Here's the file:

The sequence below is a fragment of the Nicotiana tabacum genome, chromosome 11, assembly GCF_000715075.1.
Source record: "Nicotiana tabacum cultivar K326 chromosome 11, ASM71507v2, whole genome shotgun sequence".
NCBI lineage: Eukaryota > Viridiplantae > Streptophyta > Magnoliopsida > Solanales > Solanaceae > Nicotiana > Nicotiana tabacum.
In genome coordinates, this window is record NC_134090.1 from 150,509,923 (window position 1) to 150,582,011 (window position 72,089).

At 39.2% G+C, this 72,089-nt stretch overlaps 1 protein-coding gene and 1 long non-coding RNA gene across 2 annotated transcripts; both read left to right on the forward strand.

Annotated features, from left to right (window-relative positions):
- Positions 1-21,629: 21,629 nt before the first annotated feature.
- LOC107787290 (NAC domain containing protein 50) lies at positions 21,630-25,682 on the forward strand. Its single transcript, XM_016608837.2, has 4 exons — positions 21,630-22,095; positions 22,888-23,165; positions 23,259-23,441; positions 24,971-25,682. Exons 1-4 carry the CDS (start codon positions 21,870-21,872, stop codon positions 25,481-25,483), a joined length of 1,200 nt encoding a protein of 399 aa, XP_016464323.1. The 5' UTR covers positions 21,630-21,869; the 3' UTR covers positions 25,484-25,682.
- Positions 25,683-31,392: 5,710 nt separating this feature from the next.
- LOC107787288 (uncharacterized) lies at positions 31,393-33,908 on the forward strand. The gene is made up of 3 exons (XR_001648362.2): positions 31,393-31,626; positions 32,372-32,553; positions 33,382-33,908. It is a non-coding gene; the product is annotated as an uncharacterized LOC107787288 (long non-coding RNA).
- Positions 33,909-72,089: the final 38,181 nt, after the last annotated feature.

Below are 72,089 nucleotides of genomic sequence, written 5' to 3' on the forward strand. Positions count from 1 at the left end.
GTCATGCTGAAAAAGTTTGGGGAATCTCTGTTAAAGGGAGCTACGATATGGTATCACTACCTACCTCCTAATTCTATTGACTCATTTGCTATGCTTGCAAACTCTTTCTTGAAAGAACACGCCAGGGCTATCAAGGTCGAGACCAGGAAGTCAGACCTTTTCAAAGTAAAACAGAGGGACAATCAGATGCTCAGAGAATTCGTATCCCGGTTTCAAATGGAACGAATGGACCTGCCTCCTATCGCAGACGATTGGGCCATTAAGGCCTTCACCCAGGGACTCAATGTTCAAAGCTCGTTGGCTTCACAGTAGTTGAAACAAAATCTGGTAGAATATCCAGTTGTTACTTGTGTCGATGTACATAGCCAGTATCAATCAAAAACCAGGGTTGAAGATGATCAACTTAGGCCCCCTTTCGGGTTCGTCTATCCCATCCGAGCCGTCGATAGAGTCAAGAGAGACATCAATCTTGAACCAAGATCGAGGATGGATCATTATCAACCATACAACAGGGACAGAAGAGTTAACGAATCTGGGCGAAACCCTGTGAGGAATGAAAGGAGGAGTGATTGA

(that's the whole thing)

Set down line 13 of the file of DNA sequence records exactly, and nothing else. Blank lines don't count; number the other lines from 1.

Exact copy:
GTCATGCTGAAAAAGTTTGGGGAATCTCTGTTAAAGGGAGCTACGATATGGTATCACTACCTACCTCCTAATTCTATTGACTCATTTGCTATGCTTGCAAACTCTTTCTTGAAAGAACACGCCAGGGCTATCAAGGTCGAGACCAGGAAGTCAGACCTTTTCAAAGTAAAACAGAGGGACAATCAGATGCTCAGAGAATTCGTATCCCGGTTTCAAATGGAACGAATGGACCTGCCTCCTATCGCAGACGATTGGGCCATTAAGGCCTTCACCCAGGGACTCAATGTTCAAAGCTCGTTGGCTTCACAGTAGTTGAAACAAAATCTGGTAGAATATCCAGTTGTTACTTGTGTCGATGTACATAGCCAGTATCAATCAAAAACCAGGGTTGAAGATGATCAACTTAGGCCCCCTTTCGGGTTCGTCTATCCCATCCGAGCCGTCGATAGAGTCAAGAGAGACATCAATCTTGAACCAAGATCGAGGATGGATCATTATCAACCATACAACAGGGACAGAAGAGTTAACGAATCTGGGCGAAACCCTGTGAGGAATGAAAGGAGGAGTGATTGA